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4. Sylvan Rodriguez Park Astronomical Calendar
The Sylvan Rodriguez Park is a family park built on an astronomical theme. Filled with ballfields, playgrounds, ponds, and walking paths, the highest rise contains an astronomical calendar.
While technically not a sundial, this solar observatory marks the summer and winter solstices as the sun rises and sets through a pair of split monolithic stones forming a gateway. The brick and limestone plaza also has indications of cardinal directions on the outer ring and 13 trees to mark the 13 lunar cycles in a year. The inner court contains a copy of the Chartres Labyrinth. Designed and built by Dixie Friend Gay in 2001, this is a restful place to observe the movements of the sun throughout the year.
Leaving the park, turn right on Clear Lake City Blvd and then turn left in 0.2 miles going south on Texas Highway 3. Proceed 3.8 miles and turn left onto NASA Parkway. Go for 1.9 miles to Upper Bay Blvd. Turn right onto Upper Bay and continue straight to the end of the road. This is Nassau Park; the sundial is beside the picnic shelter.
5. Nassau Park Sundial
In driving along NASA Parkway, you pass the NASA Johnson Space Center on the left. This is the headquarters for manned space flight in the United States. It is well worth a visit. The Nassau Park is a favorite for bird watchers as Clear Lake provides a excellent marsh habitat.
The Nassau Park sundial is a simple horizontal dial made of concrete and iron pipe. It is an excellent example that not all dials need exotic materials or an artistic flare. A simple dial can keep excellent time.
Retrace Upper Bay Blvd back to NASA Parkway and turn right onto the highway. Proceed 1.1 miles and turn left on Space Center Blvd. Go 2.9 miles and turn right ont Bay Area Blvd. After 0.6 miles turn right onto University Drive at the entrance to the University of Houston Clear Lake campus. Park in the first parking lot. The building closest to Space Center Blvd is the Delta Building. The sundial is in front of the Delta Building.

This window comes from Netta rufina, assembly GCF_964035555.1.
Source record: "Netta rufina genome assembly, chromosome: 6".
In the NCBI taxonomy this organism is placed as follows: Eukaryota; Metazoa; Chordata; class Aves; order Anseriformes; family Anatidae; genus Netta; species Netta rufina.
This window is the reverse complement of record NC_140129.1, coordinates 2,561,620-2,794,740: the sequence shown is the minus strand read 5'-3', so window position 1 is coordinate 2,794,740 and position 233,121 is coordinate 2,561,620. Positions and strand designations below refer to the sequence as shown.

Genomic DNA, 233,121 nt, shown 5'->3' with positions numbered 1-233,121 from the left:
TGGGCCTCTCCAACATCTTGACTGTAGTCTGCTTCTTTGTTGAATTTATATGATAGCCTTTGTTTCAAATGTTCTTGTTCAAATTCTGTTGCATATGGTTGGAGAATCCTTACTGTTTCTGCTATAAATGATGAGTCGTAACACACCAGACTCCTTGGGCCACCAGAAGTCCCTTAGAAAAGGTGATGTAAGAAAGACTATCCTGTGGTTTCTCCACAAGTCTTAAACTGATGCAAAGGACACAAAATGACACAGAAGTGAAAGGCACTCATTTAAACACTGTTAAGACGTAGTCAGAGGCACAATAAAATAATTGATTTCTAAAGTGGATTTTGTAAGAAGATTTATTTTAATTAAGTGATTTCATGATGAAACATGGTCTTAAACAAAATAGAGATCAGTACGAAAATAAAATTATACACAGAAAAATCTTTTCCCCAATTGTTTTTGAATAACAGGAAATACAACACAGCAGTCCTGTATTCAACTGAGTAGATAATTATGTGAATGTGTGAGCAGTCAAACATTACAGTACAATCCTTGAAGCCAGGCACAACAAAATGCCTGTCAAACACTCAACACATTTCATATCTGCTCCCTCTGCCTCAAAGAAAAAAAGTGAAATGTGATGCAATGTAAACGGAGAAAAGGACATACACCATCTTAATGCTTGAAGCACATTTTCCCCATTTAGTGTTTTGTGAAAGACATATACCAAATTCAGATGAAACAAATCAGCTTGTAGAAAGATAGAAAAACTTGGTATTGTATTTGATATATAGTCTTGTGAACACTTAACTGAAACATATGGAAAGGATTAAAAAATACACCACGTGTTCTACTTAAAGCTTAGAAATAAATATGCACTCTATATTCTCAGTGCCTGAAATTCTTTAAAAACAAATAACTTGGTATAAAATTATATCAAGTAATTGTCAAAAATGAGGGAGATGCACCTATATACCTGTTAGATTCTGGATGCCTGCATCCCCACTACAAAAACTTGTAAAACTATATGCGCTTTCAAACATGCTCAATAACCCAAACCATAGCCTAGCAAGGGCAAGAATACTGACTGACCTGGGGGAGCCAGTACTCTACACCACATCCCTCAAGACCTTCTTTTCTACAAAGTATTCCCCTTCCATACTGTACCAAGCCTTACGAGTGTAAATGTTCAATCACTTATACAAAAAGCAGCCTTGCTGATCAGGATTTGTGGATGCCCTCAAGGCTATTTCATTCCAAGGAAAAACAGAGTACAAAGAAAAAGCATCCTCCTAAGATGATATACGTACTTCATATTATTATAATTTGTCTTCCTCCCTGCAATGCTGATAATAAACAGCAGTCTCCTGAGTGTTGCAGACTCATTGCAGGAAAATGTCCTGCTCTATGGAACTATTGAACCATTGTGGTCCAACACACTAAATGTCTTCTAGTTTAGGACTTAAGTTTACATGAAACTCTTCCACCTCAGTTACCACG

6. Charles Pebworth Sundial.
University Nestled on a 524 acre nature preserve, the University of Houston Clear Lake is an excellent place to get closer to wild Texas. Please be careful of alligators, coyotes, and other wildlife.
Build in 1982 by Charles Pebworth to commemorate the space program, this sculpture also functions as two separate sundials. At the top is a equatorial dial. The vertical arc below functions as meridian dial at noon. Being a work of art, the dial hour marks are numberless. Unfortunately, the dial is located in dense shade.
Exit the university campus and turn right onto Bay Area Blvd. Proceed 5.1 miles and turn right onto Choate Road. Then, after 0.5 miles, turn left onto Highway 146 North. Proceed 4.4 miles and take the exit onto Highway 225 West. Continue on for 3.8 miles and take exit for Battleground Road and turn right at the stop light. Continue straight on Battleground Road for 3.4 miles to San Jacinto State Historic Park. Enter the park on the left hand side of the road. The sundial is next to the concession stand.
7. San Jacinto Memorial
The battle of San Jacinto was the final struggle in securing the independence of the Republic of Texas from Mexico. This 1200 acre historic site preserves the area where General Sam Houston lead Texas troops in a surprise attack against the forces of General Santa Anna on April 21, 1836. The obelisk contains a museum of the battle.
This is a bronze Equatorial - Armillary sphere sundial with a 12 foot diameter. The dial was dedicated in 1939 by the San Jacinto Chapter of the Daughters of the Republic of Texas to commemorate those that fell in the final battle for independence. The dial base lists those fallen. The inscription states "The hours, days, and years of unfolding time shall never dim the spirit of liberty kindled on this field of battle" Each path radiating from the dial directs the visitor to an
important area of the battlefield. Time on the dial is marked in 5 minute increments, Roman numerals mark the hours and the base has the Texas Seal and an eternal flame.
This completes the basic Houston Sundial Tour. To return to the city, retrace your route on Battleground Road to highway 225. Turn west onto the highway and it crosses I-610, the loop expressway around Houston. If you have time or your travels take you to a specific area of the city, there are other interesting dials to see.
A. Rainy Day Dials - The Museum of Fine Art Houston
Starting from the first dial at Rice University, return to your car; make a left right onto Main St; and proceed 0.6 miles. Turn right onto Binz St and there is parking garage in the second block for a fee, or free parking across the street. The museum has a fee of $7.00 adult or $3.50 student and is open 10:00 am to 5:00 pm most days; closed Mondays and holidays.